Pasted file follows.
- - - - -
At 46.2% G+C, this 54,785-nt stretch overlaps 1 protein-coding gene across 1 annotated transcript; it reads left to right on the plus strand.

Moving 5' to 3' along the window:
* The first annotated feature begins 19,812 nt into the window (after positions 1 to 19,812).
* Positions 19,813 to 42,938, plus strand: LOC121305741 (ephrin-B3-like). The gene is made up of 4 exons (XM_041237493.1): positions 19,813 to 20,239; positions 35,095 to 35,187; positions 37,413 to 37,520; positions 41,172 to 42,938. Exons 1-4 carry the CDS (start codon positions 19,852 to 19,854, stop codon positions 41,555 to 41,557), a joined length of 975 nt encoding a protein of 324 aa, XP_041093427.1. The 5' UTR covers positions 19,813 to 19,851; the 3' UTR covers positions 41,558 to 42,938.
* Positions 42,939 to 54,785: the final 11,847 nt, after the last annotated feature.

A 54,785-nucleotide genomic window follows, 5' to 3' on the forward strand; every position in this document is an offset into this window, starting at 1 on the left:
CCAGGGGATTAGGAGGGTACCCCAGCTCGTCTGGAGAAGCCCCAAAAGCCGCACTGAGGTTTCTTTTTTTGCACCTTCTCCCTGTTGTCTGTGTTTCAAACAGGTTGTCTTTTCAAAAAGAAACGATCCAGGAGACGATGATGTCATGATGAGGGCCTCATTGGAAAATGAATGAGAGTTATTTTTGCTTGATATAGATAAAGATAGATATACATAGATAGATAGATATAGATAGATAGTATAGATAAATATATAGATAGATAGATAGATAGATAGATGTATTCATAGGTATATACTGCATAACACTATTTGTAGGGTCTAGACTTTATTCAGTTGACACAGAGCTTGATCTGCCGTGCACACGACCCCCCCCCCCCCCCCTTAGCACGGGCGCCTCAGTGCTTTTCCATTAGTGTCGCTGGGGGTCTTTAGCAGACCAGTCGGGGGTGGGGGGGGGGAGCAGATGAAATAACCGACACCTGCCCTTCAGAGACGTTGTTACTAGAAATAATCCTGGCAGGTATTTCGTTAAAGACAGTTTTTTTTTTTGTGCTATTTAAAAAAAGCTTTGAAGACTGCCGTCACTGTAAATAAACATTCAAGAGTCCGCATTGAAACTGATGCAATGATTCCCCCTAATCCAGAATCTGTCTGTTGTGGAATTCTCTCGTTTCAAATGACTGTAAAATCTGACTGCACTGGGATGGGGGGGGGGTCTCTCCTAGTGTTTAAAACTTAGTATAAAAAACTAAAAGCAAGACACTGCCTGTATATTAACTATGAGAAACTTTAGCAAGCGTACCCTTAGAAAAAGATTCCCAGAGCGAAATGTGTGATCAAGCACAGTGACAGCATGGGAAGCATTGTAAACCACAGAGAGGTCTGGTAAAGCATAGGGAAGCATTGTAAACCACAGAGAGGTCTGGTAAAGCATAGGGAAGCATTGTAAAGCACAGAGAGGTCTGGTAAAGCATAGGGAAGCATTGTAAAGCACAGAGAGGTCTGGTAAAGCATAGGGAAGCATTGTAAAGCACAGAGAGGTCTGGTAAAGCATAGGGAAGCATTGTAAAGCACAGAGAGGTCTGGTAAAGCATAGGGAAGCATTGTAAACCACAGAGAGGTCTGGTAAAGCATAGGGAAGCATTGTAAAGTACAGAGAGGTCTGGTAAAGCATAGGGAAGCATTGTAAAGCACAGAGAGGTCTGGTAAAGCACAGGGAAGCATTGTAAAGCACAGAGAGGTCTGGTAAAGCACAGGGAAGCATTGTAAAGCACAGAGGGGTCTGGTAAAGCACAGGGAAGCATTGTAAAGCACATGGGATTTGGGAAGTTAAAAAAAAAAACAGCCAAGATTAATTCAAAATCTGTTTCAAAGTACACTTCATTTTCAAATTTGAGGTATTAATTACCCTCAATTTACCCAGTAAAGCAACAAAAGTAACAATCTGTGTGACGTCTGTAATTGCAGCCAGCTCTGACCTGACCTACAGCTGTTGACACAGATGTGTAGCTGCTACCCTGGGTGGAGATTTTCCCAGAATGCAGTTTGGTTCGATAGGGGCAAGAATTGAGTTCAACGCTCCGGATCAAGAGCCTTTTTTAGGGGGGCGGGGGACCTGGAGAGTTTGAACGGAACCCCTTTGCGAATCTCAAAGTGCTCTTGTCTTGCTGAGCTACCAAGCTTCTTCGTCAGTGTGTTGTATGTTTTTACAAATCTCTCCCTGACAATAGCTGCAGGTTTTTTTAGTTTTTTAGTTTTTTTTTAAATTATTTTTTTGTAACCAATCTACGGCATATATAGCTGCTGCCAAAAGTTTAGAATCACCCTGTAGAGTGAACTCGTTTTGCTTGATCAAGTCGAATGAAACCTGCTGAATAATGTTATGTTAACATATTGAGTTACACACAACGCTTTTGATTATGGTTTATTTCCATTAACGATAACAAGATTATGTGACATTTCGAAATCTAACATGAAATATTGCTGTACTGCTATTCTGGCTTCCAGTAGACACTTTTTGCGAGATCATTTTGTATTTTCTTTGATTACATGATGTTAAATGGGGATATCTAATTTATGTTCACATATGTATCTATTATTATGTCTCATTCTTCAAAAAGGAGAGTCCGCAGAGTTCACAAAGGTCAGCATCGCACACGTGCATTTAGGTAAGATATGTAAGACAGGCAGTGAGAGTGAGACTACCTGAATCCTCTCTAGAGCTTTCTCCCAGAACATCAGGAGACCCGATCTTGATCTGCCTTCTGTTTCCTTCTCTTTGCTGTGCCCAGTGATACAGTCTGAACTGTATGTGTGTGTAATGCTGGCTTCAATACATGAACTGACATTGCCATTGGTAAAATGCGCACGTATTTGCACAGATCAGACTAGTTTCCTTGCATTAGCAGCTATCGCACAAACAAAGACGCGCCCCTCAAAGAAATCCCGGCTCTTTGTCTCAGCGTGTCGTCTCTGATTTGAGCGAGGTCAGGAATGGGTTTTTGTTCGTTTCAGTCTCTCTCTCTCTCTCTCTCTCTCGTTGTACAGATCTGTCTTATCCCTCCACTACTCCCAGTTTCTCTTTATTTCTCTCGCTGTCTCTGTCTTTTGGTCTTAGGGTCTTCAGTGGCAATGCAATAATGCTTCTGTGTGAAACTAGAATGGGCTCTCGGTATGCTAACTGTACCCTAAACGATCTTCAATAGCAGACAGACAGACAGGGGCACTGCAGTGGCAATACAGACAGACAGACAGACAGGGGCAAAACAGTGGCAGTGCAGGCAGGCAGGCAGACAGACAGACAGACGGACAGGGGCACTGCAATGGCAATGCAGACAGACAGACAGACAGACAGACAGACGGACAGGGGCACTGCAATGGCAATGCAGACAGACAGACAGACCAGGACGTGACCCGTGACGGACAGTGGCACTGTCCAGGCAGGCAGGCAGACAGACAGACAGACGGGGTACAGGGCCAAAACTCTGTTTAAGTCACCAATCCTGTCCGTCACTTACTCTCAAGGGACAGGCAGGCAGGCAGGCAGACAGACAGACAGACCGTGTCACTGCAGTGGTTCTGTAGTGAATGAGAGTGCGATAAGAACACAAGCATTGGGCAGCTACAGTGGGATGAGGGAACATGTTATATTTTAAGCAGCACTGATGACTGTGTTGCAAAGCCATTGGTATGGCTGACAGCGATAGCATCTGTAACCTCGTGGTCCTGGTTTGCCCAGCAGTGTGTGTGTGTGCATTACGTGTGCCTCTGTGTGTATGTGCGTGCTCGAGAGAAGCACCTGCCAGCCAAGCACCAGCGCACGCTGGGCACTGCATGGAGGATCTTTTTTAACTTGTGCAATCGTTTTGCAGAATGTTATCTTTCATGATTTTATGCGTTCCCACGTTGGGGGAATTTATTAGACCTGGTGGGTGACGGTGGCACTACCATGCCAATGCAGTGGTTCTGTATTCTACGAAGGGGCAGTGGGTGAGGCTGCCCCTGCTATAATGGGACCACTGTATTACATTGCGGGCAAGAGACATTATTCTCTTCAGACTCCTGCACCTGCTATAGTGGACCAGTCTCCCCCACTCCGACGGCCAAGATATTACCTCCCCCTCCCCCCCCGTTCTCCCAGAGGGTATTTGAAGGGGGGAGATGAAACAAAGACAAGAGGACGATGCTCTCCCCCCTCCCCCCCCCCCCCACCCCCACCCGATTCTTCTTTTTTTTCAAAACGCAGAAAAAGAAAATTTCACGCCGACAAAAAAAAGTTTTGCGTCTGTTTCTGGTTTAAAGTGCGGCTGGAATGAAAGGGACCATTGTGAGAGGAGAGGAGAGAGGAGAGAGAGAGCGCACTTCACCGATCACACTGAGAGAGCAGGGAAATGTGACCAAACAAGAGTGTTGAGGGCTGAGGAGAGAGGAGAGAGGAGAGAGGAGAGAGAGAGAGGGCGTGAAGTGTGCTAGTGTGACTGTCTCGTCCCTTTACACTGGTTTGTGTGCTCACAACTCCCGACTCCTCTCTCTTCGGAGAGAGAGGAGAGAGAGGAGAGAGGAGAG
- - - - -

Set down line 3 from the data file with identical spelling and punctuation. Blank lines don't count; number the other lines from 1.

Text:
* The first annotated feature begins 19,812 nt into the window (after positions 1 to 19,812).